The PASS-3 measures particulate light absorption and scattering, and the regions typically of interest for climate research are the wavelengths in the visible sub-spectrum. The selection of the infrared wavelengths (781 or 870 nm) is based on a desire to isolate absorption by BC, as non-BC particulate absorption becomes more prominent at sub-600 nm wavelengths (Chen and Bond, 2010; Sun et al. 2007), and there is very little gaseous absorption around 781 and 870 nm.
The SP2 uses a 1064 nm laser to generate high energy densities inside the cavity (~1 MW/cm2) to ensure incandescence of the BC particle, and the Nd-YAG pumped laser system is well-understood, reliable and long-lived for these power levels.
This is a question that needs further study, but given that light-absorbing organic carbon does not appear to absorb significantly at 1064 nm, the answer would appear to be “no.”
Coating of BC with non-BC material typically enhances the absorption cross-section, with the enhancement dependent on the coating thickness. For more information on BC optical properties and brown (non-BC, light-absorbing organic) carbon, the following publications are recommended as a good start:
– KA Fuller, WC Malm, and SM Kreidenweis (1999). “Effects of mixing on extinction by carbonaceous particles.” J. Geophys. Res., 104(D13): 15,941-15,954.
– TC Bond, G Habib, and RW Bergstrom (2006). “Limitations in the enhancement of visible light absorption due to mixing state.” J. Geophys. Res., 111(D20211), doi:10.1029/2006JD007315.
– H Sun, L Biedermann, and TC Bond (2007). “Color of brown carbon: A model for ultraviolet and visible light absorption by organic carbon aerosol.” Geophys. Res. Lett., 34, L17813, doi:10.1029/2007GL029797.
– Y Chen and TC Bond (2010). “Light absorption by organic carbon from wood combustion.”Atmos. Chem. Phys., 10, 1773-1787.
No. However, the SP2-AMS (also called SPAMS), a collaboration between DMT and Aerodyne Research, Inc., can be used to determine the BC mass/particle as well as the composition of the material coating the BC particle.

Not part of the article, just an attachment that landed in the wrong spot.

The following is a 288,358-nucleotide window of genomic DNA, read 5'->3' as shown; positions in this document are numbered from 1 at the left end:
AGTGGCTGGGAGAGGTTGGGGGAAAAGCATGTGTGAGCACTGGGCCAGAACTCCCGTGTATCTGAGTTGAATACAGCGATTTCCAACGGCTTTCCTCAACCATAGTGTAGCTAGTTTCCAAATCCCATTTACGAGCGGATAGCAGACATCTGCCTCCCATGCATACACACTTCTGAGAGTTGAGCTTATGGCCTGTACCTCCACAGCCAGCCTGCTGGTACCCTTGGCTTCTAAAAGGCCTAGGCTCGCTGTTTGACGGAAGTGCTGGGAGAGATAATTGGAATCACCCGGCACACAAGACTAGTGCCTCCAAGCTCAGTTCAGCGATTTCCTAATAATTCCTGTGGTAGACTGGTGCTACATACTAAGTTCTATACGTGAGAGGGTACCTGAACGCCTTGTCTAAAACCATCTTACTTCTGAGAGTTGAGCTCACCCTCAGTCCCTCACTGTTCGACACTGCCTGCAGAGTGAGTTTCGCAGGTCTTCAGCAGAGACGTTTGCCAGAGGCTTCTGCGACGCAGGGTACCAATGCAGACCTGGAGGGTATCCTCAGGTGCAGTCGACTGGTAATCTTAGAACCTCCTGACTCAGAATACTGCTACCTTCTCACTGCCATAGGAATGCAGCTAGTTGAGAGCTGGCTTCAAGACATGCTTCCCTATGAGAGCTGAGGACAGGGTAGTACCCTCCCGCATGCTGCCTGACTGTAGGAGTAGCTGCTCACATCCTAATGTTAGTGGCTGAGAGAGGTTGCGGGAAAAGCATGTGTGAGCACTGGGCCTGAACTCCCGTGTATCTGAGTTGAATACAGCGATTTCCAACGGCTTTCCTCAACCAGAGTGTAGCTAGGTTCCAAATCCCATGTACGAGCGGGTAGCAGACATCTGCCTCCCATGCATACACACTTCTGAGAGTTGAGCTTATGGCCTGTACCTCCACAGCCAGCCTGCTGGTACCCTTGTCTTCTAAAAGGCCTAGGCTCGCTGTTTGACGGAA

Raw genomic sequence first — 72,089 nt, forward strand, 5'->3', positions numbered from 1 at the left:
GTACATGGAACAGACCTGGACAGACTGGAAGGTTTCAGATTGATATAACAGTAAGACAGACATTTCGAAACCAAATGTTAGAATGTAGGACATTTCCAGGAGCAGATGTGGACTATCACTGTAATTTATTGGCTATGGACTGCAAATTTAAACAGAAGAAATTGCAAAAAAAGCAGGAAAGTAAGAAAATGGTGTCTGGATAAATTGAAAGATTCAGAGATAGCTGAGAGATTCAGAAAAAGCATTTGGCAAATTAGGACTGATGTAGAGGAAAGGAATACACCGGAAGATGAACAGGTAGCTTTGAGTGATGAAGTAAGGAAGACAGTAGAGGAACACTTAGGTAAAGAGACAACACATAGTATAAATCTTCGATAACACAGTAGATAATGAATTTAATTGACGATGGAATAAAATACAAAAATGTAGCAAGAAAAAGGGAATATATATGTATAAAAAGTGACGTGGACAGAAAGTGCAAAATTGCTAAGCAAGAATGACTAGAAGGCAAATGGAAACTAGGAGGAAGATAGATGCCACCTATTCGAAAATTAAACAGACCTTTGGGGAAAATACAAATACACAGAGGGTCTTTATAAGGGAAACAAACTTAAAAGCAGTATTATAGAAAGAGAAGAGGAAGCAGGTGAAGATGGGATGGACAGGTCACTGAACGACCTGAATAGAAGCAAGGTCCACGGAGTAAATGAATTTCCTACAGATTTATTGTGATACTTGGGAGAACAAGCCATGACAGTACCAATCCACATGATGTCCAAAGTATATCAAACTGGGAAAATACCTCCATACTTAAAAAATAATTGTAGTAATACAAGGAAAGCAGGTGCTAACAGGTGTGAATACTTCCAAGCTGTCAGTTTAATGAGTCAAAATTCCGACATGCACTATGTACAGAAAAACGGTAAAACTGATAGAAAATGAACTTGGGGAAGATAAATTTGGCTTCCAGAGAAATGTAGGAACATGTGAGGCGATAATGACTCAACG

– The SP2 measurement of BC mass is independent of the BC mixing state and the calibration does not vary based on the ensemble aerosol composition, unlike other BC measurements techniques, including filter-based optical methods like the Aethalometer and thermal-optical OC/EC instruments.
– Since the SP2 is a single-particle instrument, it can detect BC mass concentrations below 10 ng/m3.
– The SP2 can be used to determine BC mass on a 1-second or faster time-resolution, which is useful for aircraft-based atmospheric characterization, as well as for combustion source tests such as the transient periods in dynamometer-based vehicle driving cycle tests.
Intercomparisons between the SP2 and other BC-measuring techniques have been conducted at Boston College (in 2005 and 2008) and at DMT (in 2009). The results from the first Boston College study have been published:
JG Slowik, ES Cross, J-H Han, P Davidovits, TB Onasch, JT Jayne, LR Williams, MR Canagaratna, DR Worsnop, RK Chakrabarty, H Moosmüller, WP Arnott, JP Schwarz, R-S Gao, DW Fahey, GL Kok, and A Petzold (2007). “An Inter-Comparison of Instruments Measuring Black Carbon Content of Soot Particles.” Aerosol Science and Technology, 41(3):295–314.
Manuscripts from the other two studies are expected to be published in late 2010.